Typhoon Damrey’s Vietnam Death Roll Rises; AIR Worldwide Comments

November 7, 2017

A powerful typhoon that rocked Vietnam has killed at least 44 people, left more than a dozen missing and caused extensive damage to the country’s south-central region ahead of a summit that will draw leaders from around the world, the government said Monday.

The Vietnam Disaster Management Authority said in a statement that widespread flooding was reported in the region and that more than 116,000 homes have been destroyed or damaged. In addition to the dead, 19 people are missing, including nine crew members of cargo ships that sank off the coast of Khanh Hoa province.

Typhoon Damrey hit Saturday and had already dissipated, but the disaster agency said flooding may get worse as heavy rain was forecast for the region. The area hit includes Danang, which is hosting an economic summit later this week that will be by President Donald Trump, Russian President Vladimir Putin, Chinese President Xi Jinping and other leaders.

Many of the banners and posters for the Asia-Pacific Economic Cooperation summit in Danang were damaged, but were fixed by Monday. There was only light rainfall in the city on Monday.

A half-hour drive away in the ancient town of Hoi An, where spouses of the APEC leaders were scheduled to visit, residents said they were suffering from the worst floods in decades.

“Our family of six members has to live on the second floor, where we had to move all our belongings,” said Nguyen Thi Hong, 70, who has been selling silk products in the town for the past 30 years. “Life was very difficult because there was no electricity and we have to use boats to get around.”

Another local resident, Nguyen Huu Ngai, said it was the worst flooding in the area since 1999, adding that in “previous rainy seasons, the water was shallow, but this year the water is so high that we have to use boats.”

Shops in Hoi An, a UNESCO world heritage site popular with tourists, were closed and boats were the only means of transportation in many flooded parts of the town.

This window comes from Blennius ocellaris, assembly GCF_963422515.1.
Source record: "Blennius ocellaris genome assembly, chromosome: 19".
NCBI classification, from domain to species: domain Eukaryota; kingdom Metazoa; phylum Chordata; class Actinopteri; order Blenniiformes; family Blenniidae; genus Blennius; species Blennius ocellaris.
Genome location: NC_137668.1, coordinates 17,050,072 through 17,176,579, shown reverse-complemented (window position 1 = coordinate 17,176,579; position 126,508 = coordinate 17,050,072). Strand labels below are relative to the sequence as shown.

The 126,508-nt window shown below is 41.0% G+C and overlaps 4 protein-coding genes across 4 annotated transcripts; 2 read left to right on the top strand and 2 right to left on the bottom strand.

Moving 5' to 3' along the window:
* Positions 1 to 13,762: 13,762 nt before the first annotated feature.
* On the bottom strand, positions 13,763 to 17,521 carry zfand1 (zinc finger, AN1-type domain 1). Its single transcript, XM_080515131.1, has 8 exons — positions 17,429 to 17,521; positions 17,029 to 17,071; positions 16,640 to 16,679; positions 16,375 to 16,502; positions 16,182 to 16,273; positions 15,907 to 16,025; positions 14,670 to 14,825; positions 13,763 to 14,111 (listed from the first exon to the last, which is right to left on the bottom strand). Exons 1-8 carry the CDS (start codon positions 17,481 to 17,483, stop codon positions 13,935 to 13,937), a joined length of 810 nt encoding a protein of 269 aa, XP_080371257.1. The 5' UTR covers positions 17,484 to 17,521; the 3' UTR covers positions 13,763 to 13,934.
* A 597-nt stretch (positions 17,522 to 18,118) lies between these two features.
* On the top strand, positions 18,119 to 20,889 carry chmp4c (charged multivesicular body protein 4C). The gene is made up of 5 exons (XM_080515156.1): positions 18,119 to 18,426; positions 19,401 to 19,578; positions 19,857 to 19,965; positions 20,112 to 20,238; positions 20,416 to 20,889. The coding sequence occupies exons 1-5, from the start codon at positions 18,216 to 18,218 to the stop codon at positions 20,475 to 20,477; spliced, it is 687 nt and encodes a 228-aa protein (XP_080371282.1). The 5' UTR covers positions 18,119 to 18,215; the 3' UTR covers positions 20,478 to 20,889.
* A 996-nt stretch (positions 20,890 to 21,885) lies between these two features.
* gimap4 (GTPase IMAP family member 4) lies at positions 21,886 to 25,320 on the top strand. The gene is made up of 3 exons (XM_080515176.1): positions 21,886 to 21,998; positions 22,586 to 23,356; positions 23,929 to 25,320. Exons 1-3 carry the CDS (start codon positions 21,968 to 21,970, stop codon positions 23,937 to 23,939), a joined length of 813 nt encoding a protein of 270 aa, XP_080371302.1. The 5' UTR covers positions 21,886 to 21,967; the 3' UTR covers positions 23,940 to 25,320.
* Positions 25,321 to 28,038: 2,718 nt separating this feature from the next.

Rains of up to 78 centimeters (30 inches) were reported in some parts of the central region over the 24 hours until Sunday evening. Light rains were reported in the region Monday morning.

The typhoon was the second to hit Vietnam in a month.


[Editor’s note: Catastrophe modeling firm AIR Worldwide said Typhoon Damrey is the strongest typhoon to hit southern Vietnam in 16 years. Areas from the south-central coast of Vietnam southward to Vũng Tàu were directly affected by the storm system, said AIR, noting that wind damage near the landfall area was significant, causing ripped off roofs, knocked down electricity poles, downed trees, and widespread power outages.

Interacting with a cold front from the north, Typhoon Damrey caused torrential rain across the entire central and south-central region, with flooding and landslides reported, said AIR. Further damage was predicted as rain continues through Wednesday, with many rivers and lakes reaching capacity. Maximum storm surge height was observed at 0.9 meters, further exacerbating flooding in coastal cities.

The Communist state’s Central Steering Committee for Disaster Prevention and Control said the typhoon leveled more than 1,300 houses, and damaged nearly 115,000, according to AIR.

The resort town and industrial center of Nha Trang, capital of Khanh Hoa, was directly hit by strong Category 1-equivalent wind, along with rain and flooding. Cities near landfall were also strongly affected, including Da Nang, where the APEC Summit is hosting world leaders this week. Local authorities made significant efforts to clear downed trees, removed damaged signs, and otherwise prepare the city in advance of the event.

Flooding is widespread through the central region. More than 1,700 people were evacuated from the Cần Giờ District in Ho Chi Minh City, and tourists were evacuated as Hoi An Town in Quang Nam was submerged with waist-deep water. The Agriculture and Rural Development Minister warned that “all the lakes and rivers are full,” surpassing historic flood levels set in 1997.

Agricultural damage was reported for 30,000 hectares of crops, including more than 5,000 hectares of rice and nearly 15,000 hectares of vegetables.

According to AIR, after landfall, Damrey lost force within hours. It passed quickly through Vietnam, moving northwest to neighboring southern Cambodia on Sunday afternoon, local time. Precipitation from Damrey may cause continued major flooding in south-central Vietnam over the next several days, with continued flash flooding and landslides, AIR said.

Damrey was the 16th typhoon to make landfall this year in the Northwest Pacific, the fourth to make landfall at Vietnam and the strongest to hit south of Qui Nhon in 16 years since Typhoon Lingling.

AIR said that Vietnam is still reeling from a tropical storm that struck more than two weeks earlier, which caused massive flooding and mudslides farther north in central Vietnam, submerged more than 30,000 houses and damaged infrastructure and crops.

Vietnam is currently ranked as the 52nd largest insurance market in the world and the 57th largest non-life (P/C) market, AIR said, noting that non-life and health insurance penetration in Vietnam lag significantly behind comparable countries. In 2014 non-life (P&C) market premium represented 0.54 percent of GDP, for example, compared with 1.13 percent in China and 1.37 percent in Thailand, AIR added.]

Topics Catastrophe Natural Disasters Flood Agribusiness

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